We have talked a lot in Infusionism about the different varieties of tea that exist. However, until now we had not stopped to analyze the plant that gives rise to these wonderful infusions that delight our palates. Here we tell you everything a good tea lover should know about Camellia sinensis.
What is Camellia sinensis ?
Camellia sinensis is a tree that can reach 9 meters in height. However, it is usually kept in the form of a bush in order to facilitate the collection of its leaves.
It is a perennial tree, that is, it does not lose its leaves at any time of the year, and it belongs to the Calophyllaceae family. It stands out for its leaves that can reach 15 centimeters in length and 5 centimeters in diameter.
In spring, its whitish-yellowish flowers appear that can be presented alone or in small groups.
Undoubtedly, the most important thing about this plant is its leaves, which make it possible to make an innumerable variety of different teas (black, white , yellow, red, oolong, green …).
Where does the tea plant come from?
Camellia sinensis is the global name given to this family of plants that allows the production of teas and that usually grows in areas with temperate climates, although it also adapts to regions with strong winters.
In particular, the indigenous plant in China is called Camellia sinensis sinensis, while the Indian and Cambodian varieties are called Camellia sinensis assamica and Camellia lasio calyx, respectively. In addition to these typologies, there are other crosses between these species.
Camellia sinensis sinensis does well in cool climates, especially at high altitudes. As a result, its leaves are used to make mild teas with a hint of sweetness. The Indian species, for its part, grows best in areas with abundant rainfall and a more tropical climate. It is a plant that acquires a greater volume and gives rise to more robust teas.
History of the Camellia sinensis
Tea consumption is so old that it is very difficult to know exactly how it was born. Legend has it that around the year 2737 BC the Chinese emperor Shen-Nung discovered this infusion by chance when some leaves from the tree he was under fell into the water that his servant was boiling. Tasting the concoction, the emperor fell in love with its taste.
After this discovery, the consumption of tea would have spread in China as a natural remedy capable of curing and treating all kinds of diseases, from nausea and vomiting, indigestion and gas to migraine, inflammation and pain, in general.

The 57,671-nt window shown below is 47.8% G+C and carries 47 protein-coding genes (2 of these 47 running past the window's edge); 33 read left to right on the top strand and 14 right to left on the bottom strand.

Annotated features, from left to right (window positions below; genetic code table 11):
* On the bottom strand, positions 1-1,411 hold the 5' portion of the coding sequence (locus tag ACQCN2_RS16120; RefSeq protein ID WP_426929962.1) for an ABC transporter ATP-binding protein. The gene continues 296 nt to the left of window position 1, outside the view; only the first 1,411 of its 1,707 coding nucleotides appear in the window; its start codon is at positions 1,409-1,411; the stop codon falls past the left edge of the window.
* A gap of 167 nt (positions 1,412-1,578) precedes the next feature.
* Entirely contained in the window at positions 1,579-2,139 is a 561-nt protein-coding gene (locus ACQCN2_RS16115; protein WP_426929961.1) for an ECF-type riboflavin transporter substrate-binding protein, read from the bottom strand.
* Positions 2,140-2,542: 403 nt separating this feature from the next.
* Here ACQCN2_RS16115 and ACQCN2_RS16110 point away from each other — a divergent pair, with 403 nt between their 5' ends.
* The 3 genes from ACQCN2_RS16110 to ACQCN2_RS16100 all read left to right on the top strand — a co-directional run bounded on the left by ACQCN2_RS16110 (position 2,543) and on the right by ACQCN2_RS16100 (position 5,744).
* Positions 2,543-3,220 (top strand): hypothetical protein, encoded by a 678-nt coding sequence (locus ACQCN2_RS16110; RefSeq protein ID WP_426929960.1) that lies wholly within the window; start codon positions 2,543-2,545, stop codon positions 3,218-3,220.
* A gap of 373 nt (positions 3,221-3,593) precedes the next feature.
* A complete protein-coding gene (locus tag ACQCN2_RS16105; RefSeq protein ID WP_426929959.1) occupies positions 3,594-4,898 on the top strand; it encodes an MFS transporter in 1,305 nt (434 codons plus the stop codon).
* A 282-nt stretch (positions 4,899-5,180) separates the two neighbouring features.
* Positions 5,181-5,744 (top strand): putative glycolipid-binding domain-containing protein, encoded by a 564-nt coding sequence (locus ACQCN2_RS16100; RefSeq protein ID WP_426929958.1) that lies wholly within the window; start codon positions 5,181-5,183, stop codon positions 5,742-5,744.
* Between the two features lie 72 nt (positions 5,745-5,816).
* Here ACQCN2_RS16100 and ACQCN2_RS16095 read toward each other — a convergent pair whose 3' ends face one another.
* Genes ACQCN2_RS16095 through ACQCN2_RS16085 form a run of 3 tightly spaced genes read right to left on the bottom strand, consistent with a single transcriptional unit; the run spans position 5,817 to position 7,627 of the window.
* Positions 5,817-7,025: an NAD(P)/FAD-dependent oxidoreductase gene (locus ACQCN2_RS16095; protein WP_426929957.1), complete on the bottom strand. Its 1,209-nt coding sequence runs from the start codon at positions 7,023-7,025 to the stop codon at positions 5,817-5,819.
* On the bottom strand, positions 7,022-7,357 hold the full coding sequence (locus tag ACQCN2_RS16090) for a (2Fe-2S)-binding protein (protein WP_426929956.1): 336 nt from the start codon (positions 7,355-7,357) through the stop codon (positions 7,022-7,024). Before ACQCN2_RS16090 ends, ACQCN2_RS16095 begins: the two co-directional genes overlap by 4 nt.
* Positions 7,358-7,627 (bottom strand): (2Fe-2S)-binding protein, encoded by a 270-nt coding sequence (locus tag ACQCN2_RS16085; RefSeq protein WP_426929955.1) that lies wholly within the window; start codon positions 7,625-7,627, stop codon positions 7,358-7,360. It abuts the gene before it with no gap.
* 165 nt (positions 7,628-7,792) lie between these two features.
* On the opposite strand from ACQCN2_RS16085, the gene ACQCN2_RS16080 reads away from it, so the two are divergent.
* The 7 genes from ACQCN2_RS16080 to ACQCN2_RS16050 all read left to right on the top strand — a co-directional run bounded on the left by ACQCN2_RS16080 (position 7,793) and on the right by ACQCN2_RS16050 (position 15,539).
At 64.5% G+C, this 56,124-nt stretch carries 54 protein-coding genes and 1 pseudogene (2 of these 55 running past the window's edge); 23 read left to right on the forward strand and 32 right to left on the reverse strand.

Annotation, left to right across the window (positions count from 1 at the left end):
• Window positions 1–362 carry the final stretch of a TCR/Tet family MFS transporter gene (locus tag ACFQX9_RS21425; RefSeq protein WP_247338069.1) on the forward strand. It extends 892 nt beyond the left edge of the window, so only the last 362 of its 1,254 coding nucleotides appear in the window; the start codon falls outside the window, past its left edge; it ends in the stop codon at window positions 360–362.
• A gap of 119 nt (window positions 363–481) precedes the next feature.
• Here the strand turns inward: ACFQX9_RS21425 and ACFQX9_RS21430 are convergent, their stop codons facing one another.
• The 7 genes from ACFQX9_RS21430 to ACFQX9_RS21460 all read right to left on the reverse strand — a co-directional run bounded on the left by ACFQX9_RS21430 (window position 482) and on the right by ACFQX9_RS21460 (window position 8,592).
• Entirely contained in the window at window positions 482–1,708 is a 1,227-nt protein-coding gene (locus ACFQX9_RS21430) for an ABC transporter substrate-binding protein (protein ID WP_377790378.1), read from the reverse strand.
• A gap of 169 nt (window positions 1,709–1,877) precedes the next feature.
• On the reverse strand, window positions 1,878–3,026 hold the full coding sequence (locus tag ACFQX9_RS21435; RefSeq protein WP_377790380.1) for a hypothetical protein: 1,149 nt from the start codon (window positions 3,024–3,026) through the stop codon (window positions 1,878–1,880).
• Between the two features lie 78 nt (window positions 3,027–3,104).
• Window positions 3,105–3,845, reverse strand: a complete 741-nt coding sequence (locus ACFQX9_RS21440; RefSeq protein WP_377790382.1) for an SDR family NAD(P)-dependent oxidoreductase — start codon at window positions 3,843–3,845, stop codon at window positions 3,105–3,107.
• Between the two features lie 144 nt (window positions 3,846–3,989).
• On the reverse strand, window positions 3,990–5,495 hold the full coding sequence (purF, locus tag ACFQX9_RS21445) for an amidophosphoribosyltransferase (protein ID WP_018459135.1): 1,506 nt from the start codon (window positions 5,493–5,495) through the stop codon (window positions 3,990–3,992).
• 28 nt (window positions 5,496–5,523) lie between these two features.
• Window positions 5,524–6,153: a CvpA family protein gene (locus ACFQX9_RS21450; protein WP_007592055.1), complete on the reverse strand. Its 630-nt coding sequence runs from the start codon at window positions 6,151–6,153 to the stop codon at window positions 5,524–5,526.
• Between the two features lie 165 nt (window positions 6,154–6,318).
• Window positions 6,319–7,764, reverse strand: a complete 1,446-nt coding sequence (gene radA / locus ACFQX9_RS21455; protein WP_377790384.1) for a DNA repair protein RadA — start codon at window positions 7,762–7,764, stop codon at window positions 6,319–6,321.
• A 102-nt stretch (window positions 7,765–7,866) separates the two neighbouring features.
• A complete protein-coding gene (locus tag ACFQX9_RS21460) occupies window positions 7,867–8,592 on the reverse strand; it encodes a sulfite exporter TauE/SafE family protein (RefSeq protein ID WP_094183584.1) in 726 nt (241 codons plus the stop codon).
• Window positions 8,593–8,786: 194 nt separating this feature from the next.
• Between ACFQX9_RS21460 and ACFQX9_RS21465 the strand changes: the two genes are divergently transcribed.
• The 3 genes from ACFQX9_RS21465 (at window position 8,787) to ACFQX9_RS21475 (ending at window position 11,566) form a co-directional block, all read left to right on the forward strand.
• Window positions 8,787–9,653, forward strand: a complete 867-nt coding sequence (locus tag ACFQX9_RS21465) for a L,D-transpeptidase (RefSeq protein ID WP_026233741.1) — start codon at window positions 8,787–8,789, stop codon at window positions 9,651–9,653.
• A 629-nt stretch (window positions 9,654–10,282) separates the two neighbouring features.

Later, it is said that during the Tang dynasty, tea acquired a social and pleasure purpose, beginning to be consumed for the simple pleasure of making it.
Following this narrative line, it was not until the 8th century that tea consumption arrived in Japan at the hands of Buddhist monks.
At this point, it is worth noting that another legend about tea circulates in Japan. Prince Bodhi-Darma, after three years of travel teaching the keys of Buddhism, had a dream where all the women he had slept with appeared before him.
Upon waking up, he was embarrassed by the huge number he had seen in his dream and vowed never to sleep again. However, this is impossible.
When he was about to fall back into sleep and shame, he chewed the leaves of a tree and, miraculously, was able to stay awake. It is believed that this tree was the Camellia sinensis and that in the beginning it kept your eyes open thanks to its caffeine content.
Also, we have to comment that India has its own history that explains the origin of tea, of course, in its lands. In this case, the protagonist is, once again, Prince Bodhi-Darma but, this time, he prepares an infusion with some leaves during his pilgrimage to try to comfort his sick body. That drink healed him and immediately he decided to take some leaves with him and share the infusion.
Whatever the true story, after the popularization of tea in China, Japan and India, the English colonized some regions of the East and thus discovered this infusion. In parallel, the ancient Silk Road popularized the drink among other Middle Eastern cultures.
Later, Dutch merchants began to import tea from distant China, and in this way tea drinking in Europe was born.
Is it possible to grow the tea plant at home?
In China and Japan, it is not uncommon to find small tea plants in family gardens. So the answer, as you can imagine, is yes.
Of course you can grow a Camellia sinensis at home. However, you must take into account the requirements of this plant so that it develops correctly and you can enjoy the wonderful flavor of its leaves.
First of all, the tea plant needs a lot of moisture; for this reason, it tends to grow better in regions with daily rainfall and a strain exposure of a maximum of 5 hours per day. The right time to water is to do it before the soil is dry but without flooding, to avoid root rot.
As for the soil, an acidic substrate is recommended, which can be achieved by incorporating compost or manure into the soil. Take special care with frost that can kill the plant. If in your region you have temperatures below zero in winter, it is advisable to protect the Camellia sinensis in a greenhouse.
At the level of the necessary care, when the plant reaches the third year of growth, it is subjected to pruning that stimulates its growth. Then, it is pruned every 5 years to prevent it from growing too tall and complicating the harvest of the tea leaves.
As you can see, Camellia sinensis is a special plant whose different species make it possible to make all kinds of comforting infusions that are also good for the body. What are you waiting for to try all the teas that come from it?